Personal statement tips: help your child write a punchy personal statement

personal statement tips to get into university and graduate

Mistakes can slip into even the most polished UCAS applications. As one of MyTutor’s most experienced personal statement tutors I thought I’d share some advice with you. Here are some simple personal statement tips to make sure your child submits a punchy personal statement that sets them apart from the crowd.

What is a personal statement?

A personal statement is a 4000 character application to university that is submitted through UCAS (the UK’s university admissions system). It’s a cover page for students to showcase themselves and prove why they should go to their chosen university. It gives them a chance to highlight their skills and experiences. Essentially allowing students to answer why they are best person for the course and why they stand out in a good way.

Planning

First thing to do is help your child brainstorm:

  • Why are they choosing the course
  • Why are they passionate about the subject -> articles, lectures, projects
  • Experiences -> DofE, NCS, Young Enterprise
  • Skills
  • Awards
  • Hobbies -> sports, creative, music
  • Work ethic

Writing

Now it’s time for your child to combine all these brainstormed ideas into sentences and to rearrange them in a logical order. Remember, the tone should be positive and excited!

Firstly, writing a punchy opening paragraph. They should start with why they are passionate about the course, why they are excited and, show they know exactly what the course entails.

Second, why should the student be accepted. Start with specifics about the subject; referencing academic literature or specific online lectures or podcasts will make your child really stand out. Then your child can move on to showing they have the skills required for the course. Go on the admissions websites for your child’s chosen universities and/or subject. Make a long list of the qualities that they require from prospective students, for example ‘communication’, ‘analytical skills’, ‘leadership’, ‘essay writing’. Then help your child link their experiences and achievements to these skills. For each skill that is referenced in their personal statement, there must be evidence on how they have gained/used the skill.

Thirdly, being personal and unique. Here your child should show that they will be able to fit into university life as a whole. This section can include hobbies but only if they are relevant to the course your child is applying to and the skills they would need at university. For example: writing ‘I like baking with my friends every weekend’ is irrelevant whereas, writing ‘I am a keen baker and wanted to find other bakers at my school. So I used my initiative to start a baking society. This developed my leadership and planning skills as I had to organise events, encourage communications within the society and, organise resources for us to use.’ shows so many more of the student’s positive attributes.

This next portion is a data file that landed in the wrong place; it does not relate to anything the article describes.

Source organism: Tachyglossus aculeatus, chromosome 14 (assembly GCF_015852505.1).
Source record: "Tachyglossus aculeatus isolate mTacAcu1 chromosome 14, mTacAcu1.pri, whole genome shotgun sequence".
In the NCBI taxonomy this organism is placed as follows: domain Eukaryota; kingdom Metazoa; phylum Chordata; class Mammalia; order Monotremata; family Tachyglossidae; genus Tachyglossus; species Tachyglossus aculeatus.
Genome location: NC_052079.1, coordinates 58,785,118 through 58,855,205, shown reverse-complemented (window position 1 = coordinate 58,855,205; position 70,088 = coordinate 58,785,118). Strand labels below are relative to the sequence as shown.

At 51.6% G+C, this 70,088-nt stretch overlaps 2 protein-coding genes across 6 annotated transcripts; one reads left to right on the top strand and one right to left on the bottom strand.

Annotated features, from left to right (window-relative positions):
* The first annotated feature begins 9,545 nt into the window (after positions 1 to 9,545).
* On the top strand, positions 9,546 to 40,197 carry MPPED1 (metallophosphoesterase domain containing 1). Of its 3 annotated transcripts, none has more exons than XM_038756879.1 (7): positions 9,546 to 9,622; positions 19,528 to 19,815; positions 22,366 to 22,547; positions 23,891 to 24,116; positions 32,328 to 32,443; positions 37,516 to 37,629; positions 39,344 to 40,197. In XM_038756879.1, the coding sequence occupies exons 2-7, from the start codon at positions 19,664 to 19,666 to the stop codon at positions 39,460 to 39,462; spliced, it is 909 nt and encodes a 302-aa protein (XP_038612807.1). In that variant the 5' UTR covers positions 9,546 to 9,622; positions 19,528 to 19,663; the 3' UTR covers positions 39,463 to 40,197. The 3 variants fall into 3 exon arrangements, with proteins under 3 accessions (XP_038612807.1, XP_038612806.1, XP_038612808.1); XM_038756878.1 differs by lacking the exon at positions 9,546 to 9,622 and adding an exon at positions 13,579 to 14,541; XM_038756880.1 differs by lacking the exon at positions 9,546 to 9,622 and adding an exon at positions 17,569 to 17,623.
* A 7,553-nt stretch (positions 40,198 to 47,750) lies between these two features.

Checking

The first draft won’t be perfect so encourage your child to start writing their personal statement well before the deadline. Encourage them to keep editing and improving it. You could even proof read it for them or hire one of our personal statement tutors to help them out!

Here are some things you want to be thinking about when you proofread their statement:

  • Being concise: the personal statement is a very short piece of writing to get across a large amount of information. I always tell my students to try and convey as much as possible in the smallest number of words. An easy way to do this is to read a sentence and for each word ask: does this word add anything to what they’re trying to say. No? Then it’s a waste of a word and should be deleted. Classic examples include: ‘however’, ‘moreover’, ‘as such’, ‘in consequence’, ‘given this’.
  • No cheese: it’s very easy for students to get carried away with how much they love a subject. But It’s far better to be objective and be able to write cleanly and quickly. Make sure they get to the point. Admissions tutors will appreciate a personal statement that’s easy to read and has no cliches.
  • Cut out the lies: don’t twist the truth. This is especially important for courses with interviews. Honesty is the best policy! Why not test your child on specific parts of their personal statement; this will check their knowledge. Encourage them to be authentic.
  • Check for grammar and punctuation mistakes – these can easily degrade the quality of your child’s application.

Follow these personal statement tips and your child will stand out for the right reasons. For more help visit the UCAS website.


Written by Lauren F.

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